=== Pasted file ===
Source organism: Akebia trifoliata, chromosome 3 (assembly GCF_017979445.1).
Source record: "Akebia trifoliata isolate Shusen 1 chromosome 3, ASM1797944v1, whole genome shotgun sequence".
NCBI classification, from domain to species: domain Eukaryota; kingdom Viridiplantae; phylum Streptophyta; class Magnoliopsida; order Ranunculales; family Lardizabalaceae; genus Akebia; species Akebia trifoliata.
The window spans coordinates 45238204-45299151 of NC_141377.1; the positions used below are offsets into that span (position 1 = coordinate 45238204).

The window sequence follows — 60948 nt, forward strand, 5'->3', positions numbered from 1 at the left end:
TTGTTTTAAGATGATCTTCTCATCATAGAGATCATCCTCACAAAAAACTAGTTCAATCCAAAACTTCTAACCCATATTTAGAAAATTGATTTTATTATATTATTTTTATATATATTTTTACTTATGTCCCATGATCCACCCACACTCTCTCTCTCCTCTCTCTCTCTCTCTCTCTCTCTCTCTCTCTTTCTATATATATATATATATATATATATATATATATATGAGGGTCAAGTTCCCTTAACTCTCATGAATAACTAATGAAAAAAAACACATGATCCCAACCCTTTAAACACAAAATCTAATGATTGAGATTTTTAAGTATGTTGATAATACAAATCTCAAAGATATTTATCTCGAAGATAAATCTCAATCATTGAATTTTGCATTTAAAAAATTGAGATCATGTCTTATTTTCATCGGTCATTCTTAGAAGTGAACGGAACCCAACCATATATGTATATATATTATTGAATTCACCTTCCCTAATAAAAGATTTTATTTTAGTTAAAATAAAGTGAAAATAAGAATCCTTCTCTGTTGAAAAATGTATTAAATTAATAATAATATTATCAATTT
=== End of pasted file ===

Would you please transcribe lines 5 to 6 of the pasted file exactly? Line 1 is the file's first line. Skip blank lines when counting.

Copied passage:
The window sequence follows — 60948 nt, forward strand, 5'->3', positions numbered from 1 at the left end:
TTGTTTTAAGATGATCTTCTCATCATAGAGATCATCCTCACAAAAAACTAGTTCAATCCAAAACTTCTAACCCATATTTAGAAAATTGATTTTATTATATTATTTTTATATATATTTTTACTTATGTCCCATGATCCACCCACACTCTCTCTCTCCTCTCTCTCTCTCTCTCTCTCTCTCTCTCTCTTTCTATATATATATATATATATATATATATATATATATGAGGGTCAAGTTCCCTTAACTCTCATGAATAACTAATGAAAAAAAACACATGATCCCAACCCTTTAAACACAAAATCTAATGATTGAGATTTTTAAGTATGTTGATAATACAAATCTCAAAGATATTTATCTCGAAGATAAATCTCAATCATTGAATTTTGCATTTAAAAAATTGAGATCATGTCTTATTTTCATCGGTCATTCTTAGAAGTGAACGGAACCCAACCATATATGTATATATATTATTGAATTCACCTTCCCTAATAAAAGATTTTATTTTAGTTAAAATAAAGTGAAAATAAGAATCCTTCTCTGTTGAAAAATGTATTAAATTAATAATAATATTATCAATTT